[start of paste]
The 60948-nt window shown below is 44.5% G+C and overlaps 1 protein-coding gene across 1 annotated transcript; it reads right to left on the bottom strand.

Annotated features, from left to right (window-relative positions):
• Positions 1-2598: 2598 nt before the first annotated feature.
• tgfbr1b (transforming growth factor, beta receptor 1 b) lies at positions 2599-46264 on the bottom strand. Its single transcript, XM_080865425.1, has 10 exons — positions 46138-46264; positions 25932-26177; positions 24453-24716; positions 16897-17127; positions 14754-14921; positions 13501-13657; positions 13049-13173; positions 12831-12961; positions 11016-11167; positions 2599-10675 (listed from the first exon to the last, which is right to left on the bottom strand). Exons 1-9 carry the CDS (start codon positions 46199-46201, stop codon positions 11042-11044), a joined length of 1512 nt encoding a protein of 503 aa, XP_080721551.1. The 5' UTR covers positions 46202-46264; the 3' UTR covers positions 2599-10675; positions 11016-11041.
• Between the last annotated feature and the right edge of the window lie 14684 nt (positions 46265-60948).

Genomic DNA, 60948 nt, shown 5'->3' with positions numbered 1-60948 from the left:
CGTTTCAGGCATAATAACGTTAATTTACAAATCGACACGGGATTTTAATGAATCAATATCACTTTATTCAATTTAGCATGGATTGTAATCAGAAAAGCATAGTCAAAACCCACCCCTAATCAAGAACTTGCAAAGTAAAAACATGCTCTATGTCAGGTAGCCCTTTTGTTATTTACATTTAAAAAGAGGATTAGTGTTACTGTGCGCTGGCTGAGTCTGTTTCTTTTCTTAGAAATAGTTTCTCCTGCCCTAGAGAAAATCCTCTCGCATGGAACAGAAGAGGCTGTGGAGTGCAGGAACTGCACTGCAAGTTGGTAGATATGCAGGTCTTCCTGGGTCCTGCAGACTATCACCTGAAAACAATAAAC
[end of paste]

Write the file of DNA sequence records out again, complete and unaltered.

The 60948-nt window shown below is 44.5% G+C and overlaps 1 protein-coding gene across 1 annotated transcript; it reads right to left on the bottom strand.

Annotated features, from left to right (window-relative positions):
• Positions 1-2598: 2598 nt before the first annotated feature.
• tgfbr1b (transforming growth factor, beta receptor 1 b) lies at positions 2599-46264 on the bottom strand. Its single transcript, XM_080865425.1, has 10 exons — positions 46138-46264; positions 25932-26177; positions 24453-24716; positions 16897-17127; positions 14754-14921; positions 13501-13657; positions 13049-13173; positions 12831-12961; positions 11016-11167; positions 2599-10675 (listed from the first exon to the last, which is right to left on the bottom strand). Exons 1-9 carry the CDS (start codon positions 46199-46201, stop codon positions 11042-11044), a joined length of 1512 nt encoding a protein of 503 aa, XP_080721551.1. The 5' UTR covers positions 46202-46264; the 3' UTR covers positions 2599-10675; positions 11016-11041.
• Between the last annotated feature and the right edge of the window lie 14684 nt (positions 46265-60948).

Genomic DNA, 60948 nt, shown 5'->3' with positions numbered 1-60948 from the left:
CGTTTCAGGCATAATAACGTTAATTTACAAATCGACACGGGATTTTAATGAATCAATATCACTTTATTCAATTTAGCATGGATTGTAATCAGAAAAGCATAGTCAAAACCCACCCCTAATCAAGAACTTGCAAAGTAAAAACATGCTCTATGTCAGGTAGCCCTTTTGTTATTTACATTTAAAAAGAGGATTAGTGTTACTGTGCGCTGGCTGAGTCTGTTTCTTTTCTTAGAAATAGTTTCTCCTGCCCTAGAGAAAATCCTCTCGCATGGAACAGAAGAGGCTGTGGAGTGCAGGAACTGCACTGCAAGTTGGTAGATATGCAGGTCTTCCTGGGTCCTGCAGACTATCACCTGAAAACAATAAAC